An important concept in the world of children and books, storytelling, is also demonstrated through the publication of award acceptance speeches. Within the children’s library community there is a strong belief in the value of presenting ideas in story form and the acceptance speeches, as a written interpretation of an oral presentation, underline the importance of storytelling. Kendall Haven, author of Story Proof: The Science Behind the Startling Power of Story, is interviewed in Winter2011, Vol9 Issue3. His research has found that, “human brains have been evolutionarily hardwired to think in specific story terms and to make sense and to understand by using this fixed neural story network in our brains. “That’s why stories are so profoundly powerful. The form and architecture of effective stories matches the informational needs of the neural wiring we use to understand and to make sense of the world.”” As librarians have long understood this empirically, it’s encouraging to see it validated by scientific analysis.
In addition to the many awards recognized, CAL offers peer-reviewed research articles. From one to three articles in each issue is devoted to reporting research. Topics of research presented are as varied as children’s literature itself. In Winter2011, Vol9 Issue3, Mary Elizabeth Land conducts an analysis of themes in historical children’s holiday literature. Her work was funded by an award from the ALA and involved digging into a special collection of historical children’s literature at the University of Florida. She notes the difference between pre-1800 literature – with its didacticism – and the more whimsical works of modern times. This idea is reflected again in Summer2012, Vol10 Issue2 with Alison Kaplan’s research into the origins of board books. Her work was also funded by an award from the ALA and involved materials in the special collection at UF. She notes the shift from books as a means of moral education to fun entertainment, and states “not coincidentally, by about this time, as children had better chances of surviving past the age of five and the middle class population began to grow, the attitude toward children developed from soul-saving to nurturing.” Literature, indeed, reflects the time in which it was created.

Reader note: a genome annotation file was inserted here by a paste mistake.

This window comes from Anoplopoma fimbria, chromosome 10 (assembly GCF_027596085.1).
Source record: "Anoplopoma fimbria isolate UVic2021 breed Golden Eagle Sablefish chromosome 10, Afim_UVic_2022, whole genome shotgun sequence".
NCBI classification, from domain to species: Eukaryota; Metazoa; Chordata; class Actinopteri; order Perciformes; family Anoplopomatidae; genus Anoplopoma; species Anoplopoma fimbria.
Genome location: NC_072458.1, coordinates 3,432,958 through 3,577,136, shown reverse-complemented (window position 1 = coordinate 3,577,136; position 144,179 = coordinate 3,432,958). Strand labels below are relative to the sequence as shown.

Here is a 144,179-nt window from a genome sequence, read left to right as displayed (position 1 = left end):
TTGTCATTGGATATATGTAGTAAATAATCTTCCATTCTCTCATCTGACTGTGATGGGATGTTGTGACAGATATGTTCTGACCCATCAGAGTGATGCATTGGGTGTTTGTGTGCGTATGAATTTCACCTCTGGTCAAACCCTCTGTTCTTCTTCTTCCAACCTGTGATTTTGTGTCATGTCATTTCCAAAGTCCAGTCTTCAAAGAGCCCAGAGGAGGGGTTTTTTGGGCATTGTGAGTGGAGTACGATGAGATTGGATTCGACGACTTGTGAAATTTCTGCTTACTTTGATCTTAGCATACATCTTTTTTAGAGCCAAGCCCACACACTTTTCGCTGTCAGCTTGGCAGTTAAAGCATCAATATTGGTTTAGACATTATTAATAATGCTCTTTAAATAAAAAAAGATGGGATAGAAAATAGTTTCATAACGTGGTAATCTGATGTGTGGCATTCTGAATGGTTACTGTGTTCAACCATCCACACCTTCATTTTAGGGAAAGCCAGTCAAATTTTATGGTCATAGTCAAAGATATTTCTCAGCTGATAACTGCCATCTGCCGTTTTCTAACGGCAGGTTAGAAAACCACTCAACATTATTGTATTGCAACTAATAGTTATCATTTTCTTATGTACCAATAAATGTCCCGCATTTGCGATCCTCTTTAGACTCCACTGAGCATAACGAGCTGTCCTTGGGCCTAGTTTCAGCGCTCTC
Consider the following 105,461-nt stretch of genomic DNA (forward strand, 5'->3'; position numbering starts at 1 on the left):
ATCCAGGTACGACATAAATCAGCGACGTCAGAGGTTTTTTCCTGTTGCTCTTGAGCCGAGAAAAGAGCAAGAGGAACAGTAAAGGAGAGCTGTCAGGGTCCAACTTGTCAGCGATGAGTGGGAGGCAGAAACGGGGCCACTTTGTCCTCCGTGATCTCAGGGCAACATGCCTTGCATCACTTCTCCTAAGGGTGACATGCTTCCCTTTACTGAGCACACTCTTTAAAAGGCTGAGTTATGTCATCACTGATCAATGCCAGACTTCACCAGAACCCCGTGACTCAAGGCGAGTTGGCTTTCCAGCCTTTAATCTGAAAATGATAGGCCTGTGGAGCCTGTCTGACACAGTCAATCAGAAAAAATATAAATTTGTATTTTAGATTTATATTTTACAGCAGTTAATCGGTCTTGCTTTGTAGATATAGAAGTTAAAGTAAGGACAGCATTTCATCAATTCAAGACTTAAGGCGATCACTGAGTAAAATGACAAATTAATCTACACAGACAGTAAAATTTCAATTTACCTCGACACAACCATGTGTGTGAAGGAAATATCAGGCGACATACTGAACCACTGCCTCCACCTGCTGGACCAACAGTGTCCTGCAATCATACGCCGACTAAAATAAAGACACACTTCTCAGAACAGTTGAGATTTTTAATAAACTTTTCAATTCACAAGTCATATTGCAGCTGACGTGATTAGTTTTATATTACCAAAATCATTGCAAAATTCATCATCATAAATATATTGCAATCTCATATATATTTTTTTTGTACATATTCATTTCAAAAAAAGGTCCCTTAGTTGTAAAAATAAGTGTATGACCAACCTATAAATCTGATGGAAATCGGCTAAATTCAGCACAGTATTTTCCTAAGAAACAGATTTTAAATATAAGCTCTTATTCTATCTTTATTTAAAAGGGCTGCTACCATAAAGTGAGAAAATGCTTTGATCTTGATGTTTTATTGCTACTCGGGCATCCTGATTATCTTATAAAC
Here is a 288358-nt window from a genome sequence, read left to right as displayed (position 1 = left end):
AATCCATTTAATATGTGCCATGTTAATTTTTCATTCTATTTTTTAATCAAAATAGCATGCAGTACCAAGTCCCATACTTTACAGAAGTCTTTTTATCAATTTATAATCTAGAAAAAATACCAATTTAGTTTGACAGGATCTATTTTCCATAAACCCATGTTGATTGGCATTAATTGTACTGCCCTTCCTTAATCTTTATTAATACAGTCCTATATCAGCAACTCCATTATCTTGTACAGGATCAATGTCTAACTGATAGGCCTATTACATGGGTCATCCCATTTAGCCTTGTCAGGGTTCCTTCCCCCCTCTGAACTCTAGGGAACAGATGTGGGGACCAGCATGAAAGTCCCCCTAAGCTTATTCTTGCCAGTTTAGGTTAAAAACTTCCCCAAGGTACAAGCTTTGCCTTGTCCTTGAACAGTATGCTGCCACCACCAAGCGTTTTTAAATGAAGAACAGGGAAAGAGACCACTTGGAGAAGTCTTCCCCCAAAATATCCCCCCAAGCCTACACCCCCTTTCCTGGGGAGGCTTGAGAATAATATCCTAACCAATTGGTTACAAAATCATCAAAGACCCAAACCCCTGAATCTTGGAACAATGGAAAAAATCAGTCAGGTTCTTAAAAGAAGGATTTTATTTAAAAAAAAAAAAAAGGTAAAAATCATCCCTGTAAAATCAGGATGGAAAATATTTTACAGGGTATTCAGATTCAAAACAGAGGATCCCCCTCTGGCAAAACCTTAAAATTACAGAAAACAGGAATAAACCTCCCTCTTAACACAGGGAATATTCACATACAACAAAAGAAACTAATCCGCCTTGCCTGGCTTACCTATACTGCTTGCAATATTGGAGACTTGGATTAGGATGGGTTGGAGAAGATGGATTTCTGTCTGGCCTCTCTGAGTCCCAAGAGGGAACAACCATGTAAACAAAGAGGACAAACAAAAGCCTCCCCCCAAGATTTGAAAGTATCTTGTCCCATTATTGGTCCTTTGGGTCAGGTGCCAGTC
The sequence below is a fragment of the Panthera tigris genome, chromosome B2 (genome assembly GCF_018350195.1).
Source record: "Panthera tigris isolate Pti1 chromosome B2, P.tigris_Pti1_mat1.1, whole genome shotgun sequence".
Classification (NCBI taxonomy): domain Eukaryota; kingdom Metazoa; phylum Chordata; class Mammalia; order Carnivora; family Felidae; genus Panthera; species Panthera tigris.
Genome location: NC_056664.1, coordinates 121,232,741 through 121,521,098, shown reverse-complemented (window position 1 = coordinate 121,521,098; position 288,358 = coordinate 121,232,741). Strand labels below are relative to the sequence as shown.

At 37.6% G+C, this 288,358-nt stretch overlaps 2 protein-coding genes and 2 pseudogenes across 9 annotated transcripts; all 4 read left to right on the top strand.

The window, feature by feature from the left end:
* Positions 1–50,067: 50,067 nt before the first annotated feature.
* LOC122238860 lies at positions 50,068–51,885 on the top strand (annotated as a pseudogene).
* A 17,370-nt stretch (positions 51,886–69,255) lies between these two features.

One of the oldest research method used in library research is the survey. A Summer2012, Vol10 Issue2 article looked at the extensive use of surveys in evaluated youth services from 1882-1930. The author, Kate McDowell, states, “Many children’s librarians took children’s voices seriously. In these examples, they took them seriously enough to pose questions directly to them.” In Spring2012, Vol10 Issue1, Natasha Isajlovic-Terry and Lynne McKechnie employed a form of survey – a focus-group interview – with six children in order to boost the scanty information existing on what children themselves think about censorship. Both articles show the great respect and understanding children’s librarians have for their charges. Children’s librarians recognize that kids do have opinions and awareness of their needs and children’s librarians do their best to honor their charges needs and make kids voices heard.